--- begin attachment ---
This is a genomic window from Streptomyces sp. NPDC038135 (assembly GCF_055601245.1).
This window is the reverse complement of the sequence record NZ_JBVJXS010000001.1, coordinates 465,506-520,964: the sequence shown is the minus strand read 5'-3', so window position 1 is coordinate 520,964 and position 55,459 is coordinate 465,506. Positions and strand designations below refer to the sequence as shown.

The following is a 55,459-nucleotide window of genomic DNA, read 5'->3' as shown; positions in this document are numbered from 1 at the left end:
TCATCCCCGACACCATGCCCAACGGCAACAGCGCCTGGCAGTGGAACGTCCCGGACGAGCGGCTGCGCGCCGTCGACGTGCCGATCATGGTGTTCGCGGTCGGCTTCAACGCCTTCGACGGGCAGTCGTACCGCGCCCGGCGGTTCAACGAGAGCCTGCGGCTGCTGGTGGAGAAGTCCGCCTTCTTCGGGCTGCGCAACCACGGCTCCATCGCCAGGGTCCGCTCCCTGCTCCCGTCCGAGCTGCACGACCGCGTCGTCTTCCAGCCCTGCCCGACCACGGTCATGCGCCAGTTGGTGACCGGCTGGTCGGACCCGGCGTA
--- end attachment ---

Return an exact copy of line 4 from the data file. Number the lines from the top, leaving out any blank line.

TCATCCCCGACACCATGCCCAACGGCAACAGCGCCTGGCAGTGGAACGTCCCGGACGAGCGGCTGCGCGCCGTCGACGTGCCGATCATGGTGTTCGCGGTCGGCTTCAACGCCTTCGACGGGCAGTCGTACCGCGCCCGGCGGTTCAACGAGAGCCTGCGGCTGCTGGTGGAGAAGTCCGCCTTCTTCGGGCTGCGCAACCACGGCTCCATCGCCAGGGTCCGCTCCCTGCTCCCGTCCGAGCTGCACGACCGCGTCGTCTTCCAGCCCTGCCCGACCACGGTCATGCGCCAGTTGGTGACCGGCTGGTCGGACCCGGCGTA